Autopilot Death Highlights Tesla’s Gamble to Rush Beta Technology to Market

The first reported death of a driver using Tesla's self-driving technology has caused the National Highway Traffic Safety Administration (NHTSA) to open an investigation into the beta version autopilot technology Tesla rushed to market.

The first reported death of a driver using Tesla’s self-driving technology has caused the National Highway Traffic Safety Administration (NHTSA) to open an investigation into the beta technology Tesla rushed to market.

Other companies including Toyota, Nissan, BMW, and Google are developing self-driving technology but are not expected to make their technology available to the public for several years due in part to safety issues and liability concerns.

Reports indicate that forty-year old Joshua Brown of Ohio was killed when the Tesla Model S set to autopilot slammed into an 18-wheeler the autopilot failed to detect on May 7. Here is how Tesla described the incident in a statement about the crash and investigation:

What we know is that the vehicle was on a divided highway with Autopilot engaged when a tractor trailer drove across the highway perpendicular to the Model S. Neither Autopilot nor the driver noticed the white side of the tractor trailer against a brightly lit sky, so the brake was not applied. The high ride height of the trailer combined with its positioning across the road and the extremely rare circumstances of the impact caused the Model S to pass under the trailer, with the bottom of the trailer impacting the windshield of the Model S. Had the Model S impacted the front or rear of the trailer, even at high speed, its advanced crash safety system would likely have prevented serious injury as it has in numerous other similar incidents.

The company which provides Tesla with it’s Automatic Emergency Breaking technology, Mobileye, issued a statement explaining that it’s automatic breaking technology is currently only equipped to deal with “rear-end collision avoidance” and that “Lateral Turn Across Path detection capabilities” will become available “beginning in 2018.”

Several reporters have warned about Tesla’s gamble to release the autopilot technology so soon. Bertel Schmitt writing in the Daily Kanban discussed the issue in October 2015 in a post titled, Automakers worried reckless Musk could set back autonomous drive.

During the show [Tokyo Motor Show], Toyota takes journalists on a hands-fee ride along Tokyo’s freeways. Nissan even lets journalists experience the holy grail of autonomous driving – hands-free inner city traffic. Despite the fact that the tech of both looks much more polished and way more capable than Tesla’s Autopilot, the companies are far from a commercial release. Both plan for four more years of testing and refinement, before they will make real autonomous drive available to paying customers, even if this means that other, less cautious competitors steal their thunder.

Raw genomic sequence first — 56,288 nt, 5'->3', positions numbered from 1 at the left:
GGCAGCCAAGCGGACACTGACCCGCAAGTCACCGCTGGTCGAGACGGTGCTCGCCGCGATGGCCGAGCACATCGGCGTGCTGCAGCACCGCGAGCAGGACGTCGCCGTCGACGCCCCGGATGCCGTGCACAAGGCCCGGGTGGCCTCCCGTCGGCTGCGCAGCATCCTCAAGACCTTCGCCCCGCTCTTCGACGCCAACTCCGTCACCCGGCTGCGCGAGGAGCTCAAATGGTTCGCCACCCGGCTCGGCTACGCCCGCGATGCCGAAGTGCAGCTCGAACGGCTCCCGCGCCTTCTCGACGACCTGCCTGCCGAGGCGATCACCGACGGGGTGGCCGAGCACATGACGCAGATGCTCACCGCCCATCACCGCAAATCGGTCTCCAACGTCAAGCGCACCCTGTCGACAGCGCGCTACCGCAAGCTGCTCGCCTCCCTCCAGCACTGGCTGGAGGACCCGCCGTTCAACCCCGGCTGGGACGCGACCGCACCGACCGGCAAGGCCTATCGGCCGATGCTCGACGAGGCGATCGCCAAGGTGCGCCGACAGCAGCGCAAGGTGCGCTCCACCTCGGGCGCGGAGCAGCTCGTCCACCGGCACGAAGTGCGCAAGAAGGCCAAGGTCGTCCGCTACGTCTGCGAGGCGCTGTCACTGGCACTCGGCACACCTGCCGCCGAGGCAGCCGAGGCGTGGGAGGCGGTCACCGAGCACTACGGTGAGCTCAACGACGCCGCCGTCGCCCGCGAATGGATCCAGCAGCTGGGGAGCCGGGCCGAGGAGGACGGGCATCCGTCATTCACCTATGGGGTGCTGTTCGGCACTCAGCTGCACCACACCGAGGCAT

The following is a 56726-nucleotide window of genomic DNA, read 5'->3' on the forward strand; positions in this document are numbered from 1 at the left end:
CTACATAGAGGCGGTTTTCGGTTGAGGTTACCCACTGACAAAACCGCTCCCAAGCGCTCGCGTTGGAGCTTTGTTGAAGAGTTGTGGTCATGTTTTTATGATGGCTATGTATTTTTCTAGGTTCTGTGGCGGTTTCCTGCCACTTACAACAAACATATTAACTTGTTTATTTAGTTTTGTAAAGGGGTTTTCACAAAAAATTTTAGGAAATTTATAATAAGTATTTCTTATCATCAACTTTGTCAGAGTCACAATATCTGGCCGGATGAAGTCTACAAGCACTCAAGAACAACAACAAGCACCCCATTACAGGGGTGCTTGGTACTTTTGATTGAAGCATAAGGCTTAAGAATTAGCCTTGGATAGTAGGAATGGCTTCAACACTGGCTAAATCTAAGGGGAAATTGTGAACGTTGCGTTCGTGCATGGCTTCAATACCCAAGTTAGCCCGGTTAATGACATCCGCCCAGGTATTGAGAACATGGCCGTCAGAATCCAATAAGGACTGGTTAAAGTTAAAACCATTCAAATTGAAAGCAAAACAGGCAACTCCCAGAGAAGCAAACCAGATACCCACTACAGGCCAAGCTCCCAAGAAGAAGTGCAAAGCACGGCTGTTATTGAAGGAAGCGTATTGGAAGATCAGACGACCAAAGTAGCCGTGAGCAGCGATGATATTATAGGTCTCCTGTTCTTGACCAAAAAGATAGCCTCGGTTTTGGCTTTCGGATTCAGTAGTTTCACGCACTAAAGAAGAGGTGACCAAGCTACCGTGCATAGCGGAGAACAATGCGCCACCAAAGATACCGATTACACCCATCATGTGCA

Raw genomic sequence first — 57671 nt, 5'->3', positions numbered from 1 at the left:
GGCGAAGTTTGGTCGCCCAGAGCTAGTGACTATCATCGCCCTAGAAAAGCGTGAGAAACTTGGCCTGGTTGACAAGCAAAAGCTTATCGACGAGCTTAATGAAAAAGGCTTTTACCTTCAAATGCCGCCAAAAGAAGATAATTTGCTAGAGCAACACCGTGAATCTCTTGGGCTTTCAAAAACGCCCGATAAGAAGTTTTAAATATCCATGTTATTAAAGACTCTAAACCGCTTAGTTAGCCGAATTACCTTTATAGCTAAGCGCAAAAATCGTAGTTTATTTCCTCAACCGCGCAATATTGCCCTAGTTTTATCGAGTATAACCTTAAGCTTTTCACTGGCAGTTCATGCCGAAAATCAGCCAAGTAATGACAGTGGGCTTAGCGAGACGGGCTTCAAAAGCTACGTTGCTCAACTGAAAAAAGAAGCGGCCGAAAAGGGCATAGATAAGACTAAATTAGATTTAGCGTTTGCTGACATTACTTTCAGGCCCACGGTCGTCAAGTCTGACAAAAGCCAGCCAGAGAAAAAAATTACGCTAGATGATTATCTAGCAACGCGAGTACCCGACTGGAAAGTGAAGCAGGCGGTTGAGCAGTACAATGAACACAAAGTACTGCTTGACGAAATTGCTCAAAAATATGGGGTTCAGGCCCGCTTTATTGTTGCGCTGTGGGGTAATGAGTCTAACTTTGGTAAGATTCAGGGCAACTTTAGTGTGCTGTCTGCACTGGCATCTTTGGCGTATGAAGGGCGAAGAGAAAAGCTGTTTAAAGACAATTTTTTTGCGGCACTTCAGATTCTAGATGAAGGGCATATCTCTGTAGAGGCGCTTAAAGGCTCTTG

Breitbart News reported on the potential liability issues in March,

Meanwhile, Tesla faces huge legal risks from the auto-pilot system that it has rushed to market. Tesla released auto-pilot technology to the public in October 2015, and it didn’t take long for videos to surface of people using it irresponsibly and the technology nearly causing accidents. During the test drive of a Model S P90D that inspired this article, the salesman informed us that the car would stop at a red light in auto-pilot mode only if there was a car stopping at the light in front of us. Otherwise, he warned, the 4,500 pound sedan would blow right through the light.

Tesla has tried to shield itself from liability by making it clear that drivers need to remain attentive with their hands on the wheel while using the auto-pilot. Still, if Teslas start crashing with the auto-pilot engaged, lawyers will make the case that Tesla is responsible.

The competition to build the complex technology that allows autonomous driving includes designing a variety of camera, radar, and even laser sensors. Sam Abuelsamid has a great write-up in Forbes explaining some of the more technical aspects surrounding autonomous driving and the fatal Tesla crash.

The deceased driver, Brown, had previously tweeted a video showing a near-miss collision in autopilot mode that Tesla CEO Elon Musk had retweeted to his more than four-million followers.

After spending most of their statement trying to shield themselves from criticism, Tesla finishes by finally offering their condolences to the family of the deceased Tesla enthusiast.

The customer who died in this crash had a loving family and we are beyond saddened by their loss. He was a friend to Tesla and the broader EV community, a person who spent his life focused on innovation and the promise of technology and who believed strongly in Tesla’s mission. We would like to extend our deepest sympathies to his family and friends.


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